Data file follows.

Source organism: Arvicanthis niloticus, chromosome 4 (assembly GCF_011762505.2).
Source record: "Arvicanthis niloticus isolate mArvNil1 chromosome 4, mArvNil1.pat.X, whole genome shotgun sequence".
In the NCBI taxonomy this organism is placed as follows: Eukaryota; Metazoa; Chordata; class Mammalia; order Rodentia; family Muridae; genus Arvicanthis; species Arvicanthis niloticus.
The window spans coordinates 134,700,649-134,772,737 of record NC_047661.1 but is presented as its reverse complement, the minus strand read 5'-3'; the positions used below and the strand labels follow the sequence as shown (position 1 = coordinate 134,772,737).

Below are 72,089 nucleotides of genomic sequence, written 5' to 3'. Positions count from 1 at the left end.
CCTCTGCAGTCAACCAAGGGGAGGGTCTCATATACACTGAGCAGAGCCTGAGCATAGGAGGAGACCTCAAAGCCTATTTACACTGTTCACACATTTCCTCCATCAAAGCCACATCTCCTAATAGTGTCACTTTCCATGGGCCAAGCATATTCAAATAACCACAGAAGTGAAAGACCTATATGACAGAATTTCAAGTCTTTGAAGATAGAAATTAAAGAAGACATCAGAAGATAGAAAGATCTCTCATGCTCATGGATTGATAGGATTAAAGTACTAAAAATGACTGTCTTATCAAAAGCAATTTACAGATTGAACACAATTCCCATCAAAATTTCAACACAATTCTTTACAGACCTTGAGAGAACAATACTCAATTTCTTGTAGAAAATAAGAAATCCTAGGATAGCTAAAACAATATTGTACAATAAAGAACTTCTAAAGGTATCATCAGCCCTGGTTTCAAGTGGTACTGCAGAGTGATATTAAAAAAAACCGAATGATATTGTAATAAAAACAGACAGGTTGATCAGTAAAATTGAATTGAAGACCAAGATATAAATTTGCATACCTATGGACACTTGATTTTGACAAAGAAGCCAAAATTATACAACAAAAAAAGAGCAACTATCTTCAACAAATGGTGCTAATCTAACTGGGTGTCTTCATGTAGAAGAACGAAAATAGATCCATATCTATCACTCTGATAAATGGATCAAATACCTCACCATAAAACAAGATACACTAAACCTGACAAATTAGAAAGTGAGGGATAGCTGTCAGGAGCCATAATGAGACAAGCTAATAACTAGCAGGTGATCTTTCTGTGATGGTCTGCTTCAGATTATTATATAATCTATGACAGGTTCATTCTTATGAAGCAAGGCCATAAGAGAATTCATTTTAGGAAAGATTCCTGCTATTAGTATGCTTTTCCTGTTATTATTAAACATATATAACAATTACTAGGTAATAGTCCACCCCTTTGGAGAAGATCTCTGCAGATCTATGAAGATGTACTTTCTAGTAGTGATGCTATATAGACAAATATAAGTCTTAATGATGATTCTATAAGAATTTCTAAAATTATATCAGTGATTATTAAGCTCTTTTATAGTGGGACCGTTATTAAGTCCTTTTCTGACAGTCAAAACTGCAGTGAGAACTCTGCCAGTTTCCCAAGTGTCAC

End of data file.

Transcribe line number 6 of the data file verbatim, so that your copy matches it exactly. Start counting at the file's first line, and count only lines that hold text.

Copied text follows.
CCTCTGCAGTCAACCAAGGGGAGGGTCTCATATACACTGAGCAGAGCCTGAGCATAGGAGGAGACCTCAAAGCCTATTTACACTGTTCACACATTTCCTCCATCAAAGCCACATCTCCTAATAGTGTCACTTTCCATGGGCCAAGCATATTCAAATAACCACAGAAGTGAAAGACCTATATGACAGAATTTCAAGTCTTTGAAGATAGAAATTAAAGAAGACATCAGAAGATAGAAAGATCTCTCATGCTCATGGATTGATAGGATTAAAGTACTAAAAATGACTGTCTTATCAAAAGCAATTTACAGATTGAACACAATTCCCATCAAAATTTCAACACAATTCTTTACAGACCTTGAGAGAACAATACTCAATTTCTTGTAGAAAATAAGAAATCCTAGGATAGCTAAAACAATATTGTACAATAAAGAACTTCTAAAGGTATCATCAGCCCTGGTTTCAAGTGGTACTGCAGAGTGATATTAAAAAAAACCGAATGATATTGTAATAAAAACAGACAGGTTGATCAGTAAAATTGAATTGAAGACCAAGATATAAATTTGCATACCTATGGACACTTGATTTTGACAAAGAAGCCAAAATTATACAACAAAAAAAGAGCAACTATCTTCAACAAATGGTGCTAATCTAACTGGGTGTCTTCATGTAGAAGAACGAAAATAGATCCATATCTATCACTCTGATAAATGGATCAAATACCTCACCATAAAACAAGATACACTAAACCTGACAAATTAGAAAGTGAGGGATAGCTGTCAGGAGCCATAATGAGACAAGCTAATAACTAGCAGGTGATCTTTCTGTGATGGTCTGCTTCAGATTATTATATAATCTATGACAGGTTCATTCTTATGAAGCAAGGCCATAAGAGAATTCATTTTAGGAAAGATTCCTGCTATTAGTATGCTTTTCCTGTTATTATTAAACATATATAACAATTACTAGGTAATAGTCCACCCCTTTGGAGAAGATCTCTGCAGATCTATGAAGATGTACTTTCTAGTAGTGATGCTATATAGACAAATATAAGTCTTAATGATGATTCTATAAGAATTTCTAAAATTATATCAGTGATTATTAAGCTCTTTTATAGTGGGACCGTTATTAAGTCCTTTTCTGACAGTCAAAACTGCAGTGAGAACTCTGCCAGTTTCCCAAGTGTCAC